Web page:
Jose Bedia


                                                       Docent Researcher Sabra Feldstein

Biodata

          Date of birth January 13, 1959

          Place of birth Havana, Cuba

          Current residence Miami, Florida

          Education

School of Art of San Alefandro (1976) and the Superior Institute of Art, Havana (1981) Emigrated to Mexico in 1991, and to the United States in 1993

 

Major Shows/Galleries

Selected Individual Exhibitions

1989 - "Final del Centauro" - Castillo de la Real Fuerza, Havana, Cuba

1994 - "José Bedia: De Donde Vengo" - Institute of Contemporary Art, University of Pennsylvania

2004 - "Estremecimientos" - Museo Extremeño e Iberoamericano de Arte Contemporaneo (MEIAC), Badajoz, Spain

September 18, 2011 - January 8, 2012 - "Transcultural Pilgrim: Three Decades of Work by José Bedia" - Fowler Museum, UCLA

Collective Exhibitions

In 1980 he conformed the exhibition "XIX Premi Internacional de Dibuix Joan Miró". Fundació Joan Miró, Centre d’Estudis d’Art Contemporani, Parc de Montjuic, Barcelona,Spain; "Los novísimos cubanos. Grupo Volumen I" was a significant exhibition at The Signs Gallery, New York. He was selected to participate in the Cubans exhibition in the 1st and 2nd Havana Biennial Bienal de La Habana, Museo Nacional de Bellas Artes. In 1990 he was in the XLIV Exposizione Internazionale d’Arte. Biennale di Venezia. Venice, Italy. In 1994, his work was exhibited at "InSite94: A Binational Exhibition of Installation and Site Specific Art" San Diego Train Station, San Diego, California. Most recently in 2001 his pieces were part of "Inside and Out. Contemporary Sculpture, Video and Installations". Bass Museum of Art, IV Bienal del Caribe y Centroamérica, Museo de Arte Moderno, Santo Domingo, Dominican Republic.

 

Media : Painter

The earliest art expressed a spiritual communion with nature, whether capturing animal spirits for the hunt or condensing the mysteries of reproduction in a fertility icon. Cuban-born Miami-based artist José Bedia marries this shamanic impulse with the vocabulary of modern abstract painting in his striking exhibition at Latin American Masters. Applying expressive paint handling to iconic figures and animals (or hybrids of the two), he reactivates imagery drawn from Native American and African spiritual tradition.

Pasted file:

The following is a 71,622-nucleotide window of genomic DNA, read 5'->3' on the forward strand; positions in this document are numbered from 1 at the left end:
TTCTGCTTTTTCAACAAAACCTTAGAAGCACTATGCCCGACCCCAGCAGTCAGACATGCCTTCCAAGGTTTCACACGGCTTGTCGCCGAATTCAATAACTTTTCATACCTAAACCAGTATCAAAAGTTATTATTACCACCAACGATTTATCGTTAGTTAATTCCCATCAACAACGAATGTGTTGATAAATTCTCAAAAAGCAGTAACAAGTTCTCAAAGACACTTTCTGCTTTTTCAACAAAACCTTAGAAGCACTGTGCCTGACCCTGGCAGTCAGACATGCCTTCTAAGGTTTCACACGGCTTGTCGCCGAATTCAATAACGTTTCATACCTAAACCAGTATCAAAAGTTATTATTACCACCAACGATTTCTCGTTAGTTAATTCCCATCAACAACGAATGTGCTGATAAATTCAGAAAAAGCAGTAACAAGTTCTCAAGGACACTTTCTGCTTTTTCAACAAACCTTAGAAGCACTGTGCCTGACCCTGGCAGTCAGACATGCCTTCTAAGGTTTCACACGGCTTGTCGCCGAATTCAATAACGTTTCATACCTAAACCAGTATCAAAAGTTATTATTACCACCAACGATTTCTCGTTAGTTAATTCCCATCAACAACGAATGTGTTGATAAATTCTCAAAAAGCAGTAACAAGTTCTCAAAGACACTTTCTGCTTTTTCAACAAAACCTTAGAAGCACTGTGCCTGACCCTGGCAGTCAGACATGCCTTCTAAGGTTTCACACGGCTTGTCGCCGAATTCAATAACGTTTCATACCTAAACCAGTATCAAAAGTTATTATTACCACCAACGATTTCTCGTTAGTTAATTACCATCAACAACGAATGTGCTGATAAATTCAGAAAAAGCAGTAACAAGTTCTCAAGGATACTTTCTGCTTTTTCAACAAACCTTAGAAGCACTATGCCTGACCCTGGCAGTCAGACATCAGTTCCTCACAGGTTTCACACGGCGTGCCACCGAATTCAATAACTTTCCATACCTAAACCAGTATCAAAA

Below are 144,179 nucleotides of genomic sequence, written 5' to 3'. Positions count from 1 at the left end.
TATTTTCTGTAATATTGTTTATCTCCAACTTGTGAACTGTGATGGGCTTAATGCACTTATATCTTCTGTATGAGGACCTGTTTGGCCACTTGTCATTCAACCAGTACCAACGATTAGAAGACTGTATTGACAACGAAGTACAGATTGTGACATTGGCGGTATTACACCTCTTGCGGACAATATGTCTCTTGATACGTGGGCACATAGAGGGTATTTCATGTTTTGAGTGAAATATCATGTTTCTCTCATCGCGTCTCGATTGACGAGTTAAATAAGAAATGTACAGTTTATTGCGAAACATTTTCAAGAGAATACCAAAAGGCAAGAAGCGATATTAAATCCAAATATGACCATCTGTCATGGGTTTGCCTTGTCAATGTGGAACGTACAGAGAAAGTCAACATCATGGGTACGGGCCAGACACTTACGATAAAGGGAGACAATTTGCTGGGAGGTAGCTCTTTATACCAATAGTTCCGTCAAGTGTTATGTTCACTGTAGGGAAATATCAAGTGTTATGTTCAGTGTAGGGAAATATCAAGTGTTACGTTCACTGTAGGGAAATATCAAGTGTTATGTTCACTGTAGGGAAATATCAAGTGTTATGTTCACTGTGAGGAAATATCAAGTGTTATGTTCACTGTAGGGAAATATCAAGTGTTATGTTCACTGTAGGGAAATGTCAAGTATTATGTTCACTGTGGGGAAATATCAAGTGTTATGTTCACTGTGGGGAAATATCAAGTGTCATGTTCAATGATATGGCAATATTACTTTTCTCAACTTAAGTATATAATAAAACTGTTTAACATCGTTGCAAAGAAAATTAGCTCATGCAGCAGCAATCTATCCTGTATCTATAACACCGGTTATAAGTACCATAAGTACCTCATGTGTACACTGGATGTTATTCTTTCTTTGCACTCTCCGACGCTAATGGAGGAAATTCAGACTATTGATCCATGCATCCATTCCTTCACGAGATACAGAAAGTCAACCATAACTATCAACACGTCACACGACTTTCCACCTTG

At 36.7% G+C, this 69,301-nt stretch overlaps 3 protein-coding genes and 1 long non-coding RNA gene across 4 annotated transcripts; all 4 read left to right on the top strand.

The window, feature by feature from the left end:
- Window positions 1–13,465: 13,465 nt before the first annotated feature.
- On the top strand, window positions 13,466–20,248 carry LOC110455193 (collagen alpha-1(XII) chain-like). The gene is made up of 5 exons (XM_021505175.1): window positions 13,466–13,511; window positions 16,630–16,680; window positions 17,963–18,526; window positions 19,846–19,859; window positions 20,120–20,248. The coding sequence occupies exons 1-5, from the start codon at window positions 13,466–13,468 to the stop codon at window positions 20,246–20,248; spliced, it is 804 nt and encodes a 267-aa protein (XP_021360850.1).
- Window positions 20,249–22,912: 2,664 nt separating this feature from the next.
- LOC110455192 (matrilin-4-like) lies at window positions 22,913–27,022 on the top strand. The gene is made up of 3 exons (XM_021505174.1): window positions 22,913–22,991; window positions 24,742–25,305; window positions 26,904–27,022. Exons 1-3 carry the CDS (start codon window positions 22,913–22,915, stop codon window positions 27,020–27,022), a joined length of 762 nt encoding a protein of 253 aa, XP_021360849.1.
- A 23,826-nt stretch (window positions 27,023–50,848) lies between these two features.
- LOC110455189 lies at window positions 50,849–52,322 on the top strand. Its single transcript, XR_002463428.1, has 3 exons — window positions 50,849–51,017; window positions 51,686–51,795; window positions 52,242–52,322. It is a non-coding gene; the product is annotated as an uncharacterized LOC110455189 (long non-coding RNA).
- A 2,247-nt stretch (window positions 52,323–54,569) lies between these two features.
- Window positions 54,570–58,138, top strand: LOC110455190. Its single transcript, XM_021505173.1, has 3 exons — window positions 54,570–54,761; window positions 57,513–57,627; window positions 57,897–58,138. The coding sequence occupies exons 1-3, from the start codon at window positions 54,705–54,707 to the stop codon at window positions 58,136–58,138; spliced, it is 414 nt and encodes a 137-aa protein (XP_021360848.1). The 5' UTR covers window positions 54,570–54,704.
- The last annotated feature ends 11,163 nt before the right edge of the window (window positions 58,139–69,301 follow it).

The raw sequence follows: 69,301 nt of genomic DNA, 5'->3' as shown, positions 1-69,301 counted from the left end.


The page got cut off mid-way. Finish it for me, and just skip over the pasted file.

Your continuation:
Contextual information

José Bedia’s art is as fresh as wet graffiti and as ancient as cave paintings. The Cuban-born artist resolves the distance of millennia in spare line drawings rooted at once in an appreciation for comic art and an abiding belief in the shared characteristics of indigenous faiths. A priest of Palo Monte, a rural religion closely tied to nature, Bedia has studied with Lakota Indians, the Yoruba of West Africa and adherents of the pan-Caribbean Santería religion. From a personal cosmography born of his immersion in diverse cultures, Bedia’s drawings are populated by godlike animistic figures with extenuated limbs that reach out over great distances, perhaps alluding to the artist’s desire to bring diverse cultures into synchronic unison. Sentences written in elegant script often suggest didactic messages, as in one circular canvas in which a rabbit-eared figure growing from a mountain holds in its fist a wide-winged bird straining to reach the horizon. No puedo retenerte más is the enscribed legend: I can no longer hold you. It is a sentiment familiar to anyone who has tried in vain to restrain something that must be freed–a child, a lover, a secret–or conversely felt trapped by loving constraints. Though accessible on the surface, Bedia’s art inevitably withholds layers that remain ambiguous. Why are such intimate sentiments set against astrological renderings of the night sky? Why are offerings left at certain drawings and installations? Even for the uninitiated, Bedia is a great teacher, using his tremendous graphic skill to engage viewers in a personal spiritual voyage.

 

The earliest art expressed a spiritual communion with nature, whether capturing animal spirits for the hunt or condensing the mysteries of reproduction in a fertility icon. Cuban-born Miami-based artist José Bedia marries this shamanic impulse with the vocabulary of modern abstract painting in his striking exhibition at Latin American Masters. Applying expressive paint handling to iconic figures and animals (or hybrids of the two), he reactivates imagery drawn from Native American and African spiritual traditions.

In “Gente Venado (Deer People),” six ghostly figures with antlers emerge from a textured gray ground, their bodies little more than vertical black smudges. Pulsing yellow lines form a polygonal shape around them that seems to mark a territory, the boundaries of some ceremony, perhaps, but also suggests the reductive lines of modernist geometry.

 

Similarly, in “Seguido por la Tormenta (Followed by the Storm),” a mass of black gestural marks is also a surging storm cloud and a vaguely feline predator, bounding after a deer that would be at home on the walls of Lascaux. Trailing behind the cloud is a tiny, realistically rendered airplane.

 

 This juxtaposition places fleeting, ever-changing nature against our leaden, puny attempts to conquer it, but it also suggests a surprising seamlessness between spiritual and physical worlds. Not all of the works in the show achieve the same rich balance, but for the most part Bedia uses the energy of gestural painting to echo seemingly boundless forces beyond.

 

Extensive group of images

https://encrypted.google.com/search?q=jose+bedia&hl=en&biw=1527&bih=998&site=webhp&prmd=ivnso&tbm=isch&tbo=u&source=univ&sa=X&ei=g9liTveeBMriiAKM1bWlCg&sqi=2&ved=0CDgQsAQ

LA Times: Art Review:

http://latimesblogs.latimes.com/culturemonster/2010/05/art-review-jose-bedia-at-latin-american-masters.html

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